If you read through the OpenWRT documentation, you may think that compiling your own image or reading through the documentation is witchcraft. Well, mostly it is. But as I had to go through this on my own, I would like to share my experience with you. First, you will need the OpenWRT SDK. To give you a quick overview what is available:

  • OpenWRT from scratch, called "build system". You clone the OpenWRT Git, execute some scripts and it will compile the whole cross-compile toolchain on your computer along with various libraries. Takes ages. You will need this if you would like to customize the kernel or mach files, the dirty hardcoded precessor of device trees.
  • OpenWRT imagebuilder. You will find this at the very bottom of the download page of your target and it should have a filename similar to openwrt-imagebuilder-18.06.2-ar71xx-generic.Linux-x86_64.tar.xz depending on your target. This allows you to customize the target by recompiling packages, selecting the ones which should be part of the image, adapting device trees and so on.
  • OpenWRT SDK. You will find this right next to the imagebuilder URL, in this example it would be named openwrt-sdk-18.06.2-ar71xx-generic_gcc-7.3.0_musl.Linux-x86_64.tar.xz. This allows you to select and recompile specific packages which is exactly what we want.

So why would you ever use the imagebuilder then if you just want to modify an image? Reason is the fact that on most embedded OpenWRT devices there are two partitions. One is SquashFS which is read-only and the other one is JFFS2. Now if you upload your OpenWRT image, all of the packages which are part of your image which is SquashFS. All changes you do afterwards like installing new packages or changing a package can't be saved on this SquashFS filesystem because as said, it is read-only. It has to be put on the JFFS2 partition where it takes more space due various reasons, if you're interested there is a whole page at the OpenWRT wiki. Where were we? Well, I was consulting you when to use the imagebuilder. If you're low on flash or want to save space as much as possible, create a whole new image using the imagebuilder and it will be straight in the image you flash. Hint: On x86 platforms you have a straight ext4 partition so that won't give you any benefits there.

I'll continue with the OpenWRT SDK as this should be about how to modify packages which is similar to the imagebuilder. There is a nice guide about the SDK on https://openwrt.org/docs/guide-developer/using_the_sdk and you should go through that guide till you're at "Compile Packages". Now comes the fun part. You have to find your package feed folder, in this case it is located at openwrt-sdk-number-andsoon/feeds/packages/net/https-dns-proxy . There is a makefile which defines where to get the files which includes the commit and hash because mostly these are hosted on e.g. Github. Lets say we want to update to the latest commit. You open up the  PKG_SOURCE_URL which is https://github.com/aarond10/https_dns_proxy and search for the latest commit hash which is at the moment 758f913fcc205113bd93a925dd1bf2bd1445a7a8. Replace PKG_SOURCE_VERSION with this commit hash, don't forget to update PKG_VERSION to something meaningful and eventually PKG_VERSION if needed. Empty the mirror hash like this PKG_MIRROR_HASH:="" because that should match hash the .tar.xz PKG_SOURCE which we don't know yet.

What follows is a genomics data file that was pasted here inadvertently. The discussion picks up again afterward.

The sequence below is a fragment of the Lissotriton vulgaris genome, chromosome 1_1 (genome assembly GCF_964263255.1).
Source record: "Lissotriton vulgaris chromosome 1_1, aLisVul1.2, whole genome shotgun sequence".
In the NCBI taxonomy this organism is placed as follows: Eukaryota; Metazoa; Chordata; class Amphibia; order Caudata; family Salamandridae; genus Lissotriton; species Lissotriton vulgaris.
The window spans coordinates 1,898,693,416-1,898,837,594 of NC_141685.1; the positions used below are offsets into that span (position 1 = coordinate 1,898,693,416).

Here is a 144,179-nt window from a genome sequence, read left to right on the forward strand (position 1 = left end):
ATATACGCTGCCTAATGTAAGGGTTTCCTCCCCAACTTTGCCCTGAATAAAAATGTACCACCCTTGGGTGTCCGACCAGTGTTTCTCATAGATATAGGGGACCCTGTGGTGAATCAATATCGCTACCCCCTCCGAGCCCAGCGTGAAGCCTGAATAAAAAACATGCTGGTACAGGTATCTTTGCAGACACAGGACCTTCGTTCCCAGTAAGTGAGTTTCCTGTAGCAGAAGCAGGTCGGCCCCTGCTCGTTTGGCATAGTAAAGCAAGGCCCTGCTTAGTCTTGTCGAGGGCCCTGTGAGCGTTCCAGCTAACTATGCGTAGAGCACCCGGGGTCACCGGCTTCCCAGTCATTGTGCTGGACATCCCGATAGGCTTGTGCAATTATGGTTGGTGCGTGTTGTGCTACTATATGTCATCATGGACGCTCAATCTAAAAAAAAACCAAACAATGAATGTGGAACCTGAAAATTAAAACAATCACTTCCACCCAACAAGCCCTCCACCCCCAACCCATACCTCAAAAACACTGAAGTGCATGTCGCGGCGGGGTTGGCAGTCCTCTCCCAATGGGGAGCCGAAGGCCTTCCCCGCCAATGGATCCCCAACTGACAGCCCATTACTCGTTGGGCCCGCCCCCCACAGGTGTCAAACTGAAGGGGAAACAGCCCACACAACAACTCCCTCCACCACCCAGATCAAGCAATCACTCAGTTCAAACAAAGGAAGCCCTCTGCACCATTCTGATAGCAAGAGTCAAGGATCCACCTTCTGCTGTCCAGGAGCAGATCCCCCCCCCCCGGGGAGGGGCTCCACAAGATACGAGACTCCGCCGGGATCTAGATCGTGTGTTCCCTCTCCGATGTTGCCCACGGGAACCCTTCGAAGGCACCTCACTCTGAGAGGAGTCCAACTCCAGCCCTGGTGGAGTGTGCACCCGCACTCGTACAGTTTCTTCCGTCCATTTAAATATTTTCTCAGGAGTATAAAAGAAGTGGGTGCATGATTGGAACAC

Run

make package/net/https-dns-proxy/download V=s

so that it will download the .tar.xz and afterwards

make package/net/https-dns-proxy/check V=s FIXUP=1

which will automatically fill in the PKG_MIRROR_HASH. Tada. If you now run a

make package/net/https-dns-proxy/compile

you should have a ipk at the following location, depending on your makefile settings and target it may be named different:

./bin/packages/your_target/packages/https_dns_proxy_2019-02-01-1_x86_64.ipk

PS: That also works wonderfully with the open-vm-packages in case you're also running OpenWRT on ESXi. See https://github.com/fangli/openwrt-vm-tools for a description on how to do that.